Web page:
“Welcome Ronaldo!” The Iranians on Monday welcomed with pomp the Portuguese star of the Saudi team Al Nassr which faces the local club Persepolis Tehran, a match made possible by the diplomatic rapprochement between Iran and Saudi Arabia. All smiles, Cristiano Ronaldo and his teammates were greeted by cries of joy from dozens of Iranian fans as they left Imam Khomeini airport by bus early in the afternoon.
Previously, “CR7”, the nickname of the 38-year-old Portuguese international, was offered a sumptuous Persian carpet by the president of the Persepolis club. Large “Welcome” banners with portraits of Al-Nassr stars were hung on the bridges of major roads crossing the immense Iranian capital, unaccustomed to welcoming international icons due to the country's diplomatic isolation. “It’s very exciting!” enthuses Navid Borhanifar, a 28-year-old Cristiano Ronaldo fan. He says he hopes for “a great match” between “the stars of Al-Nassr” and Persepolis, where “experienced players” play.
Unfortunately, no fans will be able to attend the match on Tuesday in the Azadi stadium, the largest in the country with its 90,000 seats. The fault lies with a sanction imposed by the Asian Confederation (AFC) after the publication in 2021 of a controversial post on the Persepolis Instagram page. The match played behind closed doors will however be broadcast on television (9:30 p.m. local, 6:00 p.m. GMT). Between now and kick-off, Al-Nassr players will be placed under the security of an “elite unit” of law enforcement, specialized in presidential trips, according to the sports site Varzesh 3. They were tasked with “preventing any contact between fans and players” of the Saudi team, he said.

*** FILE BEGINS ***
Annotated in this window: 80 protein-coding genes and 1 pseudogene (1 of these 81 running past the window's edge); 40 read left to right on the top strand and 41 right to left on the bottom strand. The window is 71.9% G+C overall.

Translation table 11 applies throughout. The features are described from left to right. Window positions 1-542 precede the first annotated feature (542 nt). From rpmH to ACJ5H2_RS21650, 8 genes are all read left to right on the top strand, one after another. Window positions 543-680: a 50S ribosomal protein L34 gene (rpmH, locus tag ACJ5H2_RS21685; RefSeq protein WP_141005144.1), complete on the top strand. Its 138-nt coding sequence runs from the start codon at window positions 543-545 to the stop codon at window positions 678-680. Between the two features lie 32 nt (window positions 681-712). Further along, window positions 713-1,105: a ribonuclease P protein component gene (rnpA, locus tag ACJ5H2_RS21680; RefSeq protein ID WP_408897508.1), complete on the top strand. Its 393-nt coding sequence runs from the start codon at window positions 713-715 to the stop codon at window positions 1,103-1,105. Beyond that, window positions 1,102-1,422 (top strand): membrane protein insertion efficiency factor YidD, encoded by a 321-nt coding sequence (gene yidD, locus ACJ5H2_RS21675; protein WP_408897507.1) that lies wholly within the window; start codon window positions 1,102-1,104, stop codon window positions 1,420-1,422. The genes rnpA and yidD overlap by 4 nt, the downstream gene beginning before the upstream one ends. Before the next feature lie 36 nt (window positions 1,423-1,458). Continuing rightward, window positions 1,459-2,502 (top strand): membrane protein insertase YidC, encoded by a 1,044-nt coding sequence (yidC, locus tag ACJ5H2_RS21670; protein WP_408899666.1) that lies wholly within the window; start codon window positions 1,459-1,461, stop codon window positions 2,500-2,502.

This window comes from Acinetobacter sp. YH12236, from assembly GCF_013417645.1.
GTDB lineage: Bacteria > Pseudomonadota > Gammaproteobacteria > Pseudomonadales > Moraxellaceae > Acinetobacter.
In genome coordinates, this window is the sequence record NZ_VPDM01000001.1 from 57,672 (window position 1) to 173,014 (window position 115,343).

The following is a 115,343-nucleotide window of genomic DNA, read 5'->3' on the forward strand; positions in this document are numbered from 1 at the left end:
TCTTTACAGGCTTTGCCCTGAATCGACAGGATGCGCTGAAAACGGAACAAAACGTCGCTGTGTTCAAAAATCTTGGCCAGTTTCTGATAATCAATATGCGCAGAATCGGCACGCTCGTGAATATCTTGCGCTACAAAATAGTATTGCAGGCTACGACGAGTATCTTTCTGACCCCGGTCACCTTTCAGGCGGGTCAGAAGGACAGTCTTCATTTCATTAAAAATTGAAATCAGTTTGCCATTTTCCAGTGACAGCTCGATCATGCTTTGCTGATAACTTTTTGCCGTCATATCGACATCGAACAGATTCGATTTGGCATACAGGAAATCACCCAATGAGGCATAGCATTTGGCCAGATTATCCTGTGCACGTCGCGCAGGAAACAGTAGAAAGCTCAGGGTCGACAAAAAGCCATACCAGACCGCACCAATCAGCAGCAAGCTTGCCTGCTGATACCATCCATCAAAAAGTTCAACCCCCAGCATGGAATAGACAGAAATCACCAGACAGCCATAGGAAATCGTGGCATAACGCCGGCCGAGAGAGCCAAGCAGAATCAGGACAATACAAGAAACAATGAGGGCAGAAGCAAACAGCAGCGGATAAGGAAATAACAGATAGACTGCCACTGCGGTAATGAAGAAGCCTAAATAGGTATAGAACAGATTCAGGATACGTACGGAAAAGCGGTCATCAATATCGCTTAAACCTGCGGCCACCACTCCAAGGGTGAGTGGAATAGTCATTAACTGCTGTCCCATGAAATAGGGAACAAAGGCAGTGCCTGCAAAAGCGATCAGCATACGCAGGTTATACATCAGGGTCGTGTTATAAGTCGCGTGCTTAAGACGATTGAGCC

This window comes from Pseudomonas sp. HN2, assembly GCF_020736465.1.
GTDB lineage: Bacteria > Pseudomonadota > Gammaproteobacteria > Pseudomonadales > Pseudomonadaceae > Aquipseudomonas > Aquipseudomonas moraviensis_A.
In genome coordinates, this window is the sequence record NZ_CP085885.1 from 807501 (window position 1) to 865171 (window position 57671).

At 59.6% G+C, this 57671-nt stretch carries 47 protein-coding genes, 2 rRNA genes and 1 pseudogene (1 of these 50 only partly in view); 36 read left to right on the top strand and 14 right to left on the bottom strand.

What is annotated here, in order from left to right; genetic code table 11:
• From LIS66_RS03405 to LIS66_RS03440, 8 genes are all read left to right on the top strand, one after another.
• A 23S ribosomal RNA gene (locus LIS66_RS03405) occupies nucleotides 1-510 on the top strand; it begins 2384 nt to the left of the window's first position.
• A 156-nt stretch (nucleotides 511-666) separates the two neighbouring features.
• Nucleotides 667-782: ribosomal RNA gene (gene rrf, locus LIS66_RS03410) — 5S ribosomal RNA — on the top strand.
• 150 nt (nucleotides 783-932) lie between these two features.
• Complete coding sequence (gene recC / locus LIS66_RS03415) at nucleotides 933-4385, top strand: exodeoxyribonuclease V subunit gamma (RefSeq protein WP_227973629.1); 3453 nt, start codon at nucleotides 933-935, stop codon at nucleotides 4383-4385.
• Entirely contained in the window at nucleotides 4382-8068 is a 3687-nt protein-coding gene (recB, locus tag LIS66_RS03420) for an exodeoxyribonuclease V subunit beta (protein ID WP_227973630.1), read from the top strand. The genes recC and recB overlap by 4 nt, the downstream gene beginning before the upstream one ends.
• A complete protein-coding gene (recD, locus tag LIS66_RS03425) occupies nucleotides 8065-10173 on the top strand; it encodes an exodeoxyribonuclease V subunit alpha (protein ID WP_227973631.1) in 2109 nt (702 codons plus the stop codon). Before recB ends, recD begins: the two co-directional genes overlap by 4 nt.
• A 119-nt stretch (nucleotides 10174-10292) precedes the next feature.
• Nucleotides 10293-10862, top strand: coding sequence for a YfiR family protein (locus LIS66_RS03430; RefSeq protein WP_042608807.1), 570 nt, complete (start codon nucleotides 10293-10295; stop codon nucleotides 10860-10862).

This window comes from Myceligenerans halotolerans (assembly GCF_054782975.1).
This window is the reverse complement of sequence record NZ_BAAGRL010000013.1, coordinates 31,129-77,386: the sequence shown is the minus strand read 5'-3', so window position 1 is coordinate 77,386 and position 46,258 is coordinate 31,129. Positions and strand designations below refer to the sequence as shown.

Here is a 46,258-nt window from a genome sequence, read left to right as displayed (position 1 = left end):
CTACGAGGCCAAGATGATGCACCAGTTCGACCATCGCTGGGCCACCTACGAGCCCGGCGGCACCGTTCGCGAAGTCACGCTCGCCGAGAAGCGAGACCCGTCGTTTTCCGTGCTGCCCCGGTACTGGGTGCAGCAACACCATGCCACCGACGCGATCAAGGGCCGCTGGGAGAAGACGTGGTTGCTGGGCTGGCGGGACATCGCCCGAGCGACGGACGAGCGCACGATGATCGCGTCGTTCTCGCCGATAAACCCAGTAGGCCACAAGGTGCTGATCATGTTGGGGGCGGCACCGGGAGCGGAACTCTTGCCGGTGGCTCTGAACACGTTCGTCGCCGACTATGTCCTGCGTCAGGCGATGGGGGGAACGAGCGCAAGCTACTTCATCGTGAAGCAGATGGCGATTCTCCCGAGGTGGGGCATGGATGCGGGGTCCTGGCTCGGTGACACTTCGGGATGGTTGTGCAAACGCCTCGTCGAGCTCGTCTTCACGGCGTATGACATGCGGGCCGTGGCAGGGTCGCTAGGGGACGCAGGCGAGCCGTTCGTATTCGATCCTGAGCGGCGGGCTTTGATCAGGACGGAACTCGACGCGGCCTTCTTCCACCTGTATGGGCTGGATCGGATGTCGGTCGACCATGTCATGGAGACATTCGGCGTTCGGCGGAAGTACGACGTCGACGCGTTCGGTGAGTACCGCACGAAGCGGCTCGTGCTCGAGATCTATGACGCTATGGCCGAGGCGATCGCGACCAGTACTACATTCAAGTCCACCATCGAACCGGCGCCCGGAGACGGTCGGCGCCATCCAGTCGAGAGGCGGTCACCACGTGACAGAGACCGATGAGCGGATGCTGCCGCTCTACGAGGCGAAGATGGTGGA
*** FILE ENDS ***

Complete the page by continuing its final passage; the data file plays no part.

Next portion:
On a sporting level, the challenge is to get off to a good start in the Asian Champions League, of which the Saudi clubs are now favorites after having strengthened significantly during the summer. Al-Nassr thus recruited the Senegalese Sadio Mané and the Ivorian Séko Fofana. Al-Nassr will try to avenge their defeat against the Reds in the semi-finals of the competition in 2020. The most successful and popular club in Iran, Persepolis was twice finalist in the event in 2018 and 2020, so that Al-Nassr won it in 1995.
This match also has a diplomatic dimension since it pits Saudi and Iranian clubs on opposing ground, and not on neutral ground as has been the case for seven years. Monday evening, Al-Ittihad, another Saudi club, was due to welcome Iranian team Sepahan to Riyadh. The AFC gave the green light in August, five months after the agreement to resume ties between the two Middle East heavyweights concluded in March under the aegis of China. Sunni-majority Saudi Arabia and Shiite-majority Iran severed relations in 2016 after the attack on Saudi diplomatic missions by demonstrators from the Islamic Republic who were protesting Riyadh's execution of a Shiite cleric. The AFC then found an arrangement, described at the time as “very unfortunate”, allowing teams from the two countries to face each other on neutral ground.